Trying to predict monthly U.S. employment figures is always a bit of a mug's game.
Like many U.S. economic statistics, nonfarm payrolls are notoriously volatile, hard to interpret and subject to revisions. Surveys are conducted in the early weeks' of any given month, so that by the time the data is released, it tends to be weeks out of date. Add a (hopefully) once-in-a-century pandemic, and the sensible course these days would arguably be not to get swayed too much by any single month.
Not that any of this is likely to hold back market commentators ahead of the next release, due on Friday, June 4. The reason for the eager anticipation is last month's big miss, when only 266,000 jobs were added (compared to median expectations of about 950,000). Beyond the headline figures, though, the bigger question will be how the data (and revisions to previous months, including April) fit with longer-term trends.
As our Chart of the Week shows, the Covid-induced recession has been quite unusual compared to previous downturns.
We used job openings minus unemployment, i.e. how many open positions theoretically remain when firms were able to fill all positions, they are trying to hire for with those currently categorized as unemployed. To be sure this understates underlying slack in the labor market a little by excluding people wanting a job but not categorized as being part of the labor force (For April, that would have yielded an underlying unemployment rate of 9.8% vs. 6.1% in the official release). The chart highlights last spring's precipitous decline, but also the spectacular recovery since.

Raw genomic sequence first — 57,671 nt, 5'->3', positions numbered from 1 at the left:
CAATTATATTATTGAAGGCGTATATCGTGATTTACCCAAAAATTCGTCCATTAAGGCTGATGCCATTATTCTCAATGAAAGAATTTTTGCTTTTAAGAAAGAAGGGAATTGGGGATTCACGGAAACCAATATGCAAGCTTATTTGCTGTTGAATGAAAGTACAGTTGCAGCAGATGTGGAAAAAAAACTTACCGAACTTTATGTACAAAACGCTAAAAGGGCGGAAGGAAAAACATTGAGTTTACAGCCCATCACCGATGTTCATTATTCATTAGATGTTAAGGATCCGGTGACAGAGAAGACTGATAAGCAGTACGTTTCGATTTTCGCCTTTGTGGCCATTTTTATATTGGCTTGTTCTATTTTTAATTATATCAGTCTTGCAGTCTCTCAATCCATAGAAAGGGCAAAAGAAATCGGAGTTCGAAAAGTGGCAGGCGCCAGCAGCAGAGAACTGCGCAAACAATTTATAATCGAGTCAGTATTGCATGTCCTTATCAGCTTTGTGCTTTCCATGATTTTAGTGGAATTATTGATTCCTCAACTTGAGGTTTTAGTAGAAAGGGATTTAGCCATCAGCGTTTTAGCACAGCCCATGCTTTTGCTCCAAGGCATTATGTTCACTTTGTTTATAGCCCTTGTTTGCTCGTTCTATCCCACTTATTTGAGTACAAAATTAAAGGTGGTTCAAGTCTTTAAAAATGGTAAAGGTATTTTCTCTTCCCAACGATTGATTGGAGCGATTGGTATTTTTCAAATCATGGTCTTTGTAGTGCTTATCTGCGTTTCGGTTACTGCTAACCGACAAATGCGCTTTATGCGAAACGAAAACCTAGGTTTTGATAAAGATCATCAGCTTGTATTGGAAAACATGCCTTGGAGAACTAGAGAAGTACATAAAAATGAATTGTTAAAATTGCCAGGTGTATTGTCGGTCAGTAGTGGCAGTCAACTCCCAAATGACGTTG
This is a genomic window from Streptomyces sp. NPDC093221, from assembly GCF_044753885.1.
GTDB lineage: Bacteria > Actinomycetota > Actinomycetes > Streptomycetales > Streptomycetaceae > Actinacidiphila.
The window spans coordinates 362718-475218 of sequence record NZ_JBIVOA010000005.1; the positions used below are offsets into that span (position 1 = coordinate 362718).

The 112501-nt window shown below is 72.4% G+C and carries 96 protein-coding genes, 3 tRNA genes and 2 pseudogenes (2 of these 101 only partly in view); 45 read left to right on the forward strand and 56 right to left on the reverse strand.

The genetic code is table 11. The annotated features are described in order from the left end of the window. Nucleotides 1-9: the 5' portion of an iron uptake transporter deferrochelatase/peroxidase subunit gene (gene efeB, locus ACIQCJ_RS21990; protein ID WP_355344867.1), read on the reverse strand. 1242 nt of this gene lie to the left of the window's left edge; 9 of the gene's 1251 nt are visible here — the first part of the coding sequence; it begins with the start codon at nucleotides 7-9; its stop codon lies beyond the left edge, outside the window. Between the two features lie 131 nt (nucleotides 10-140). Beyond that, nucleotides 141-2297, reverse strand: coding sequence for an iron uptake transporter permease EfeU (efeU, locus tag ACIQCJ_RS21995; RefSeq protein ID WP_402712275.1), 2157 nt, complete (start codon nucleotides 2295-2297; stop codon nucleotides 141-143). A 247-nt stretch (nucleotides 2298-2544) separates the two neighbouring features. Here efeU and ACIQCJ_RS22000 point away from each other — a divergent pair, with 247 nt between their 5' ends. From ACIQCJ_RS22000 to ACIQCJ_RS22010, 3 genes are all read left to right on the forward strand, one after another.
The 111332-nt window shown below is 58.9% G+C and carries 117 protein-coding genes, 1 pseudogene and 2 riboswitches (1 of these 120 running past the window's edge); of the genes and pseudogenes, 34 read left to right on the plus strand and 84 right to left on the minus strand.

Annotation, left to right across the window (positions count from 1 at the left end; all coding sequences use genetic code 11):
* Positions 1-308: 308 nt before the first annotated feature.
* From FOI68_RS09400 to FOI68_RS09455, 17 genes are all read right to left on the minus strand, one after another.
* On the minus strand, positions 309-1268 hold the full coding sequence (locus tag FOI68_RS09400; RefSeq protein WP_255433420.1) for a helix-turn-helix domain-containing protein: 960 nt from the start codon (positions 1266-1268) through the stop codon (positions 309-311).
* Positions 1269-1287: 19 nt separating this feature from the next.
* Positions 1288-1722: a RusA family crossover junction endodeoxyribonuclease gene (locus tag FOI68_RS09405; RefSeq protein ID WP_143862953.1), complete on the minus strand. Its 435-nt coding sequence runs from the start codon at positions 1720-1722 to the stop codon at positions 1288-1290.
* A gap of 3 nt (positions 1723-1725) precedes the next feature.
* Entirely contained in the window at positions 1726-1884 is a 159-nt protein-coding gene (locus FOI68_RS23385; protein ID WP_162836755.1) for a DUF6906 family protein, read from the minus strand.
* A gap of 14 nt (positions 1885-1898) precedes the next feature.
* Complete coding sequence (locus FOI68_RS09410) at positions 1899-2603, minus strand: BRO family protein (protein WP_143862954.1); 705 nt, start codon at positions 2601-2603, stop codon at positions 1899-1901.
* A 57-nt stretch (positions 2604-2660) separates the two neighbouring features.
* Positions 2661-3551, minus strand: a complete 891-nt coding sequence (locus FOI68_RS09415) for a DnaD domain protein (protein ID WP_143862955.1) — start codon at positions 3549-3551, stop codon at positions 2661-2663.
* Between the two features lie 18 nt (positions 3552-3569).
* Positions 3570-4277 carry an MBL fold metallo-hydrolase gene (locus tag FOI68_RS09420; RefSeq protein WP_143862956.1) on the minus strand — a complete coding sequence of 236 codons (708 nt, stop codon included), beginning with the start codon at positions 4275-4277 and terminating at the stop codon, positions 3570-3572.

Sources: National Bureau of Economic Research, Bureau of Labor Statistics, Haver, DWS Investment GmbH as of 5/25/21
Wide-spread job openings fit with anecdotal evidence of labor-market tightness, with pent-up demand skewed toward particular goods and services. At the same time, actual job numbers are still far below pre-crisis levels. This points to mismatches between job seekers and job openings. Labor supply could remain constrained for a bit longer, due to extended unemployment benefits but more so lingering difficulties in finding childcare. And while global supply chain disruptions in manufacturing will probably normalize before too long, new bottlenecks may well emerge. Figuring out just how transitory these, and any resulting wage increases will be, is likely to take more than just the next set of payroll figures.